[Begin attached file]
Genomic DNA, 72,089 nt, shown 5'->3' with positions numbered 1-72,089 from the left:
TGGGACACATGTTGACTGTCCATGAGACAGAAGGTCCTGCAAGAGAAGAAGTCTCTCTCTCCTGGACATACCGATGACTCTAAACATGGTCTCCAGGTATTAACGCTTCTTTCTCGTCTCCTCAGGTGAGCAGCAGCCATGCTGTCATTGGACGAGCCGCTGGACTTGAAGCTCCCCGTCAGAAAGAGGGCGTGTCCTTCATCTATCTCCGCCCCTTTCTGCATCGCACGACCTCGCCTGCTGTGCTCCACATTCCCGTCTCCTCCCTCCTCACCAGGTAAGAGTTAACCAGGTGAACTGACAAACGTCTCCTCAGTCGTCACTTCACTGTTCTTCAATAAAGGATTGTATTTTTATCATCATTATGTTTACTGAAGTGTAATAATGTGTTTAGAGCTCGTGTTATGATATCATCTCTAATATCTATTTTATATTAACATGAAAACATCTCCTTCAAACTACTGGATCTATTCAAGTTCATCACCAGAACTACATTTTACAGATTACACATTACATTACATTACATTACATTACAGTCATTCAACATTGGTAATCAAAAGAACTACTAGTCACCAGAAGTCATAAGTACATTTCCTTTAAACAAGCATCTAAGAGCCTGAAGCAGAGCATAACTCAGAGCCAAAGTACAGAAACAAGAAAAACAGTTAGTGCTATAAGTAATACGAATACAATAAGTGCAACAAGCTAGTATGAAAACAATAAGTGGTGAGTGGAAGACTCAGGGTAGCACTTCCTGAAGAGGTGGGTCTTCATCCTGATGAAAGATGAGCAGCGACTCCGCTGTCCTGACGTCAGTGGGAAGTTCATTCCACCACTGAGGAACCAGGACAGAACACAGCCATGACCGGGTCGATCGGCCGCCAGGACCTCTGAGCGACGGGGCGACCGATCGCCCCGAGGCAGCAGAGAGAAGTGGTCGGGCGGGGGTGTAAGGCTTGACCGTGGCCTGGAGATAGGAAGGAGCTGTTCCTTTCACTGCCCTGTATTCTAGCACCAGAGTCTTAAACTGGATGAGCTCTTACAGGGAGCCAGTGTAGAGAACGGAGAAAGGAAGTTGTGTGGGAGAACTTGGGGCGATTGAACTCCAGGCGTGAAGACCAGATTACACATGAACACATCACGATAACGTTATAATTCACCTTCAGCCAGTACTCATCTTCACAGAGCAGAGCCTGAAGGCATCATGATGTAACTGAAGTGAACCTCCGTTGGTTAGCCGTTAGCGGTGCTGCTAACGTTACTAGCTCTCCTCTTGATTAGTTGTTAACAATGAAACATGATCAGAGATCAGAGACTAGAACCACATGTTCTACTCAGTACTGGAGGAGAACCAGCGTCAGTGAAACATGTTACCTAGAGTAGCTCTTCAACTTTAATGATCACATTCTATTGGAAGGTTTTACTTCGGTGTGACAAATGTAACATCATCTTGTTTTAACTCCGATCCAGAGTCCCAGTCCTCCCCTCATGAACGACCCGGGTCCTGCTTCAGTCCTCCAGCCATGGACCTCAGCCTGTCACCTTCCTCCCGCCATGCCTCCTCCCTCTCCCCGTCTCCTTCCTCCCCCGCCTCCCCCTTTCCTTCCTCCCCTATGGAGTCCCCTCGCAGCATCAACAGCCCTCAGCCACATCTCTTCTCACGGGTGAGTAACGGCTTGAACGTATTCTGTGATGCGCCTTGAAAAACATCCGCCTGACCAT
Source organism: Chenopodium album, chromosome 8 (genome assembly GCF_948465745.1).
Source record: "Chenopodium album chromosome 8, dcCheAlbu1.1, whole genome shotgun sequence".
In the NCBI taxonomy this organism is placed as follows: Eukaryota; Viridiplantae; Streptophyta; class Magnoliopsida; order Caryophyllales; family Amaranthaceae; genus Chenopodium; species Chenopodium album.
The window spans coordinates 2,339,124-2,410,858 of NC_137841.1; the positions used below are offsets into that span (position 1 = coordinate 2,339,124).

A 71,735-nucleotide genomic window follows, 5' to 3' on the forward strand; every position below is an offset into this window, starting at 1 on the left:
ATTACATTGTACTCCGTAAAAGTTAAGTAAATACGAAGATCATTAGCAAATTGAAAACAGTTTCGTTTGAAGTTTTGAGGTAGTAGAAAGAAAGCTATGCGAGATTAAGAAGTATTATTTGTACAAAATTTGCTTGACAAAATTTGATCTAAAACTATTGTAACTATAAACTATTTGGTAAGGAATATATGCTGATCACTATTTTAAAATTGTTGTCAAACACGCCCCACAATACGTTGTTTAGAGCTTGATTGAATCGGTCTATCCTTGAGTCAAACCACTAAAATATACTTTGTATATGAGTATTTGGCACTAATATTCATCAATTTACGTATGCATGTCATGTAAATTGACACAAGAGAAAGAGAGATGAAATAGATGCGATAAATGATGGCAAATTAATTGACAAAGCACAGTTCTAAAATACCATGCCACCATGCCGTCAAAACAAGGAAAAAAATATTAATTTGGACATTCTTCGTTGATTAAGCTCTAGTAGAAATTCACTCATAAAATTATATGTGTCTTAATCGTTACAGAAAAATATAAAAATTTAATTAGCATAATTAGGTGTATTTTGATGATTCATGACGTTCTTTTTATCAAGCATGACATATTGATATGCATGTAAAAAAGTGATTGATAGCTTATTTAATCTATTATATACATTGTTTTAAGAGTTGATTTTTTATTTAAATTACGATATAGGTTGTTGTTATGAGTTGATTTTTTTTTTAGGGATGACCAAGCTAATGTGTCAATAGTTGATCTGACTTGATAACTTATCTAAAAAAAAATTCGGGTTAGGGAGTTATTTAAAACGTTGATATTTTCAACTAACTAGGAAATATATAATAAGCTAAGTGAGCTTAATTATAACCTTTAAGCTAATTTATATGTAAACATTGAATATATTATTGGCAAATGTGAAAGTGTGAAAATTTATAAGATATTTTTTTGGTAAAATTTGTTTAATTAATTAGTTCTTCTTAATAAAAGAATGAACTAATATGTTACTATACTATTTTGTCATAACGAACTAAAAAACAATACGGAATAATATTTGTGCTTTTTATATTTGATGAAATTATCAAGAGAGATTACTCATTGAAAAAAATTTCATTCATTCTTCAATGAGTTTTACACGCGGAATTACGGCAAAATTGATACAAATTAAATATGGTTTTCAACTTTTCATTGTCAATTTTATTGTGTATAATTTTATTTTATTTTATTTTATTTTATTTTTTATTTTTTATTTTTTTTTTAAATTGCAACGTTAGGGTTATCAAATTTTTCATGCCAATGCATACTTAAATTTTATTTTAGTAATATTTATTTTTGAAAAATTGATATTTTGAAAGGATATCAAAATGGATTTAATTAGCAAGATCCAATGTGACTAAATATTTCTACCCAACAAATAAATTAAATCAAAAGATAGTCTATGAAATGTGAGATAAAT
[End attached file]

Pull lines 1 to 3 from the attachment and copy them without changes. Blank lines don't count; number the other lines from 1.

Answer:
Genomic DNA, 72,089 nt, shown 5'->3' with positions numbered 1-72,089 from the left:
TGGGACACATGTTGACTGTCCATGAGACAGAAGGTCCTGCAAGAGAAGAAGTCTCTCTCTCCTGGACATACCGATGACTCTAAACATGGTCTCCAGGTATTAACGCTTCTTTCTCGTCTCCTCAGGTGAGCAGCAGCCATGCTGTCATTGGACGAGCCGCTGGACTTGAAGCTCCCCGTCAGAAAGAGGGCGTGTCCTTCATCTATCTCCGCCCCTTTCTGCATCGCACGACCTCGCCTGCTGTGCTCCACATTCCCGTCTCCTCCCTCCTCACCAGGTAAGAGTTAACCAGGTGAACTGACAAACGTCTCCTCAGTCGTCACTTCACTGTTCTTCAATAAAGGATTGTATTTTTATCATCATTATGTTTACTGAAGTGTAATAATGTGTTTAGAGCTCGTGTTATGATATCATCTCTAATATCTATTTTATATTAACATGAAAACATCTCCTTCAAACTACTGGATCTATTCAAGTTCATCACCAGAACTACATTTTACAGATTACACATTACATTACATTACATTACATTACAGTCATTCAACATTGGTAATCAAAAGAACTACTAGTCACCAGAAGTCATAAGTACATTTCCTTTAAACAAGCATCTAAGAGCCTGAAGCAGAGCATAACTCAGAGCCAAAGTACAGAAACAAGAAAAACAGTTAGTGCTATAAGTAATACGAATACAATAAGTGCAACAAGCTAGTATGAAAACAATAAGTGGTGAGTGGAAGACTCAGGGTAGCACTTCCTGAAGAGGTGGGTCTTCATCCTGATGAAAGATGAGCAGCGACTCCGCTGTCCTGACGTCAGTGGGAAGTTCATTCCACCACTGAGGAACCAGGACAGAACACAGCCATGACCGGGTCGATCGGCCGCCAGGACCTCTGAGCGACGGGGCGACCGATCGCCCCGAGGCAGCAGAGAGAAGTGGTCGGGCGGGGGTGTAAGGCTTGACCGTGGCCTGGAGATAGGAAGGAGCTGTTCCTTTCACTGCCCTGTATTCTAGCACCAGAGTCTTAAACTGGATGAGCTCTTACAGGGAGCCAGTGTAGAGAACGGAGAAAGGAAGTTGTGTGGGAGAACTTGGGGCGATTGAACTCCAGGCGTGAAGACCAGATTACACATGAACACATCACGATAACGTTATAATTCACCTTCAGCCAGTACTCATCTTCACAGAGCAGAGCCTGAAGGCATCATGATGTAACTGAAGTGAACCTCCGTTGGTTAGCCGTTAGCGGTGCTGCTAACGTTACTAGCTCTCCTCTTGATTAGTTGTTAACAATGAAACATGATCAGAGATCAGAGACTAGAACCACATGTTCTACTCAGTACTGGAGGAGAACCAGCGTCAGTGAAACATGTTACCTAGAGTAGCTCTTCAACTTTAATGATCACATTCTATTGGAAGGTTTTACTTCGGTGTGACAAATGTAACATCATCTTGTTTTAACTCCGATCCAGAGTCCCAGTCCTCCCCTCATGAACGACCCGGGTCCTGCTTCAGTCCTCCAGCCATGGACCTCAGCCTGTCACCTTCCTCCCGCCATGCCTCCTCCCTCTCCCCGTCTCCTTCCTCCCCCGCCTCCCCCTTTCCTTCCTCCCCTATGGAGTCCCCTCGCAGCATCAACAGCCCTCAGCCACATCTCTTCTCACGGGTGAGTAACGGCTTGAACGTATTCTGTGATGCGCCTTGAAAAACATCCGCCTGACCAT
Source organism: Chenopodium album, chromosome 8 (genome assembly GCF_948465745.1).